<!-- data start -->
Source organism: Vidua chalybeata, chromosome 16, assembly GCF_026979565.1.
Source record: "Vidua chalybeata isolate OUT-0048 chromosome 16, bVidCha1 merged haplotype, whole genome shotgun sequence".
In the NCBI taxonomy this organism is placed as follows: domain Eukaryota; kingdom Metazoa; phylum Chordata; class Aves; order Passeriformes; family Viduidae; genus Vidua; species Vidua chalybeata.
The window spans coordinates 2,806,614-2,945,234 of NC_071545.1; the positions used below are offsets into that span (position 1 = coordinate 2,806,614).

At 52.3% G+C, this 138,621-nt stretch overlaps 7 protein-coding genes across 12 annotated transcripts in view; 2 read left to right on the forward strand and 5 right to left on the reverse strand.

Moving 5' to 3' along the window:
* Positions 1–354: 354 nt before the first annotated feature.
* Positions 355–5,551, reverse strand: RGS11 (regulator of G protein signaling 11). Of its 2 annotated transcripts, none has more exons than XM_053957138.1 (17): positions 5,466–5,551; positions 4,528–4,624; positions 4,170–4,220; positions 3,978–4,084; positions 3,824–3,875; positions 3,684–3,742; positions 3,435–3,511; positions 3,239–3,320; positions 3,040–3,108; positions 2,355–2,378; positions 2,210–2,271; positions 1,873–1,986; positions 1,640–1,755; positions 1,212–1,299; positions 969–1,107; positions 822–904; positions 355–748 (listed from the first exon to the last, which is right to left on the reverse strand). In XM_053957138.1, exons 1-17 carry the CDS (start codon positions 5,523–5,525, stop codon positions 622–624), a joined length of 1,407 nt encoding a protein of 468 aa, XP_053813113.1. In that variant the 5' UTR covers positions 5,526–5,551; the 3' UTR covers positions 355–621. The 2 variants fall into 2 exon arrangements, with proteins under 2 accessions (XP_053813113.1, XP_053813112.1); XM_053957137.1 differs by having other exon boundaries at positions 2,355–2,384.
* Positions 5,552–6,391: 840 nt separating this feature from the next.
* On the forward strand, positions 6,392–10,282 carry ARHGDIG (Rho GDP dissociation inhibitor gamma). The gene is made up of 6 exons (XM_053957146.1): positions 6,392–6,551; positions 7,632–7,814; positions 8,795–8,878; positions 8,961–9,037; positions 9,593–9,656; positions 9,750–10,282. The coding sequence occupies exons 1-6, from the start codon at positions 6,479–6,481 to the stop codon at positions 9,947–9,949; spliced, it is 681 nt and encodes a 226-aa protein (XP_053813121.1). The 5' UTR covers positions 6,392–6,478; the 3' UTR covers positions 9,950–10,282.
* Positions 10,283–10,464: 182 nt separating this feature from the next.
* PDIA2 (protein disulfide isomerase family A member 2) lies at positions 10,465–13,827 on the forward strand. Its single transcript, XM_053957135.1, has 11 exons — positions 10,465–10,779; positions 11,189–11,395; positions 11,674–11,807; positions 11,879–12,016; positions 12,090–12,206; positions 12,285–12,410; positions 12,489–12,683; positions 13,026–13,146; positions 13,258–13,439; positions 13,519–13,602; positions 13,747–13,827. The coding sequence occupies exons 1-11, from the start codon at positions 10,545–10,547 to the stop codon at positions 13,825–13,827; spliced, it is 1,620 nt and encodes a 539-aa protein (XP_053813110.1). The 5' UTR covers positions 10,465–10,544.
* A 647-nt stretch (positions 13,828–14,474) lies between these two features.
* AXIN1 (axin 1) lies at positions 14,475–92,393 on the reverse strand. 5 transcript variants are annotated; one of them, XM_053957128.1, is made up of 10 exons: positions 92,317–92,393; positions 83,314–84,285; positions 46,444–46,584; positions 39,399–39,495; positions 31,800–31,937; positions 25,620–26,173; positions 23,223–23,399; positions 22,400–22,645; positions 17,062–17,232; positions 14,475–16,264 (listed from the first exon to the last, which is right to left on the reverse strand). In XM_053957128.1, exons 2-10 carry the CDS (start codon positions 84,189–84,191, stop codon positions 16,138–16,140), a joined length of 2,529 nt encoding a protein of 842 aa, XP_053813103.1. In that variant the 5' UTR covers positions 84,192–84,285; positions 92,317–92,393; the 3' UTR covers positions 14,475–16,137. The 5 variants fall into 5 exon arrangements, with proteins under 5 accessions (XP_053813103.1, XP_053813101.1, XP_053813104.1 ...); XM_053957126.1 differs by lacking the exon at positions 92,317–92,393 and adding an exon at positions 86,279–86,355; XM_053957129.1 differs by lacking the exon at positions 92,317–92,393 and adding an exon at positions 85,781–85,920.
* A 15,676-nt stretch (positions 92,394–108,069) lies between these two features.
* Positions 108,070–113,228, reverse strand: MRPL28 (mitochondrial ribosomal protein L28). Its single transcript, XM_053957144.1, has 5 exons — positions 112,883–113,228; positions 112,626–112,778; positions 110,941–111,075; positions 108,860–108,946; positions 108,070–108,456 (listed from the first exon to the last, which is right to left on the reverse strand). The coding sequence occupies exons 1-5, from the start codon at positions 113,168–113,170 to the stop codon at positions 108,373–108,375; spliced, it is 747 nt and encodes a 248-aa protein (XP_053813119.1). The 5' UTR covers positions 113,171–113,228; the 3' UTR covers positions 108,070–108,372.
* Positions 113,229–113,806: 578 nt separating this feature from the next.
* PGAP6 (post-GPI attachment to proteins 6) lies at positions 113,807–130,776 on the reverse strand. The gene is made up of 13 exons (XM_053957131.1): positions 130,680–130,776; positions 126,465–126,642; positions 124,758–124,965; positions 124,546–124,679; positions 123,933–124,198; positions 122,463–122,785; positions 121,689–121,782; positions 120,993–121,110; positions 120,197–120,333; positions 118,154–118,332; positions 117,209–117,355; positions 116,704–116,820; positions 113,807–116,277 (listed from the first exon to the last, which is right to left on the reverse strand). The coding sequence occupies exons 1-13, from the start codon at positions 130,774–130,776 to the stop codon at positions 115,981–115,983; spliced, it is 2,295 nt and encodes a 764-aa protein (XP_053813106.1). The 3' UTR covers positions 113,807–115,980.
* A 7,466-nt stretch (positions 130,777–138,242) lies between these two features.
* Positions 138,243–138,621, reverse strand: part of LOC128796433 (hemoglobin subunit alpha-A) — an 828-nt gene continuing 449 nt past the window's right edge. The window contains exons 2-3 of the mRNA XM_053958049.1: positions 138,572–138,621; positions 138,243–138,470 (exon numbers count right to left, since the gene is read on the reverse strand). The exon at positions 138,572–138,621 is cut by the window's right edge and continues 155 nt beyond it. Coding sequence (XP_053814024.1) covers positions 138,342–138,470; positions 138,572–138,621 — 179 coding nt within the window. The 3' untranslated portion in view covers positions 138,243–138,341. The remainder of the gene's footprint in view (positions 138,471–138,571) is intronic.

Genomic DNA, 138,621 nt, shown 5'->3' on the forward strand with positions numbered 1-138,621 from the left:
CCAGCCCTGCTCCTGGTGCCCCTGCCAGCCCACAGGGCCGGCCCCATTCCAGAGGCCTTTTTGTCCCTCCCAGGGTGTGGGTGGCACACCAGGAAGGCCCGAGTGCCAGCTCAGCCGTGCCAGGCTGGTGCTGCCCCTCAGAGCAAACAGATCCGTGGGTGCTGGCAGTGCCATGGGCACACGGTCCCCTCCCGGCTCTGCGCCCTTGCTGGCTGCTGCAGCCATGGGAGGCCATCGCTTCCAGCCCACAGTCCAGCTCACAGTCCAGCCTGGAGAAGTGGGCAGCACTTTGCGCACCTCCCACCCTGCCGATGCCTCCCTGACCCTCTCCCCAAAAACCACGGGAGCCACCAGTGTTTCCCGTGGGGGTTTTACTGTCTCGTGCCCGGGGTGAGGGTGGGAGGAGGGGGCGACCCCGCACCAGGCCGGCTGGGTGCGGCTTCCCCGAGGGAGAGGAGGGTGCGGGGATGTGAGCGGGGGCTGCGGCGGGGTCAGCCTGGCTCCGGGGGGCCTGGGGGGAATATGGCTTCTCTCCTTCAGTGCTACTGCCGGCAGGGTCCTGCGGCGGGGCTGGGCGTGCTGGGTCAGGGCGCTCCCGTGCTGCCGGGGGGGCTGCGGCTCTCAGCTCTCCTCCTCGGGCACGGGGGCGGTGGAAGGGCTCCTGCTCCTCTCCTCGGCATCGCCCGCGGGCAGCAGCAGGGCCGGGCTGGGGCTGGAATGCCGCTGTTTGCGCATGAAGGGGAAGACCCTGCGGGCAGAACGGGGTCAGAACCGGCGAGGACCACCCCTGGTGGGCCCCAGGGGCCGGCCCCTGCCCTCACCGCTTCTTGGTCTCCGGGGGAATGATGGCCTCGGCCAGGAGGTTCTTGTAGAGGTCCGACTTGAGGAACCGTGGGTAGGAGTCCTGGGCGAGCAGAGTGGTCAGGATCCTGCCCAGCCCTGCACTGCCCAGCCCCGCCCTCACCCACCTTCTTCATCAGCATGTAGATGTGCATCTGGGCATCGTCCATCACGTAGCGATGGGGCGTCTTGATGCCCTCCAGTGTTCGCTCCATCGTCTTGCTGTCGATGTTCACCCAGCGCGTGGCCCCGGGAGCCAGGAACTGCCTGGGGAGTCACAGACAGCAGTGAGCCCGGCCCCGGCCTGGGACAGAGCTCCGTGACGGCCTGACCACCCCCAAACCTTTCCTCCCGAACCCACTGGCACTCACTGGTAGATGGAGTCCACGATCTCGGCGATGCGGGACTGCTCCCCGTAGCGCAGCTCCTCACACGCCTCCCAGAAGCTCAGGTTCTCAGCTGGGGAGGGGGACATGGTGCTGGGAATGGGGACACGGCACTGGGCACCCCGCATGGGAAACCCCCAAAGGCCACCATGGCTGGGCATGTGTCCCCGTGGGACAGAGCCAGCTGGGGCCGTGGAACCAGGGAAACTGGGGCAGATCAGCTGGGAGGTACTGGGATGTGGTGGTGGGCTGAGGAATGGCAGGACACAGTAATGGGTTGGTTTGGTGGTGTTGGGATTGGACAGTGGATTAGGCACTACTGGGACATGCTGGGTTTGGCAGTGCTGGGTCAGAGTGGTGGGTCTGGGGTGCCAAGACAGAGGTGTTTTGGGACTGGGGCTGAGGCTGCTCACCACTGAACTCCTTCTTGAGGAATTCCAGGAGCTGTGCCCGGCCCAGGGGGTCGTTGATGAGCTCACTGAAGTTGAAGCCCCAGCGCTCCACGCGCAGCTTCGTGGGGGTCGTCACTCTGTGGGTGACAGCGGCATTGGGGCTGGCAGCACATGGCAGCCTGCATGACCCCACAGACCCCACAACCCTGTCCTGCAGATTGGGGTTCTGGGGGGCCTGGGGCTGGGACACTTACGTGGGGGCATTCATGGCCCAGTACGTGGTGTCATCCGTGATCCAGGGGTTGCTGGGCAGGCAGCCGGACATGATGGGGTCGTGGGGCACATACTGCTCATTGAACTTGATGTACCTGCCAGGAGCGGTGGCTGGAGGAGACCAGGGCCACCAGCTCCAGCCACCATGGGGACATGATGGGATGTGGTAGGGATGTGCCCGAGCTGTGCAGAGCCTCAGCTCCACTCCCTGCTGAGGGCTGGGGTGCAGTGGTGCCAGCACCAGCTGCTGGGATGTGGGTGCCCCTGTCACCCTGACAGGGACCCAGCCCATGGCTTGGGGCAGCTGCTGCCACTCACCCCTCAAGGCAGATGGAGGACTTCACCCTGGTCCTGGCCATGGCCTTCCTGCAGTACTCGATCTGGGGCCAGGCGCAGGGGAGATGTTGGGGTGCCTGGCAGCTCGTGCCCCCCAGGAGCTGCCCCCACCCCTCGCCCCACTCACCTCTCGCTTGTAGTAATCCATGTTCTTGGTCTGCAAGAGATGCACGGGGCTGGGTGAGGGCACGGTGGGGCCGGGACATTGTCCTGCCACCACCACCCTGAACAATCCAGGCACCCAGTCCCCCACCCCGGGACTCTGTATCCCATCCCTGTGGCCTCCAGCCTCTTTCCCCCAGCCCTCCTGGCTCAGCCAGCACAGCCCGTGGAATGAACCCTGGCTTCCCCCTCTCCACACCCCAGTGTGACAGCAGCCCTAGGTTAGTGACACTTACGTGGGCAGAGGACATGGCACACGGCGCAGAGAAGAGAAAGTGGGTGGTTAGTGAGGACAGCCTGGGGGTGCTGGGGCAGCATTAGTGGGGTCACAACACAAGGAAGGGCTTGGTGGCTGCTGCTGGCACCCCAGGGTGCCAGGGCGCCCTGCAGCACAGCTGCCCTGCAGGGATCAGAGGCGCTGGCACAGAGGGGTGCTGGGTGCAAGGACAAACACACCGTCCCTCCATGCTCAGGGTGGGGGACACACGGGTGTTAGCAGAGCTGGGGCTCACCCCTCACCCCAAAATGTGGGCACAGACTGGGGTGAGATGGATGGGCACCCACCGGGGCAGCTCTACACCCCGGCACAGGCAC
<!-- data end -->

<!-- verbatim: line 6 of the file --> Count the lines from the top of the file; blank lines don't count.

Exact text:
Moving 5' to 3' along the window: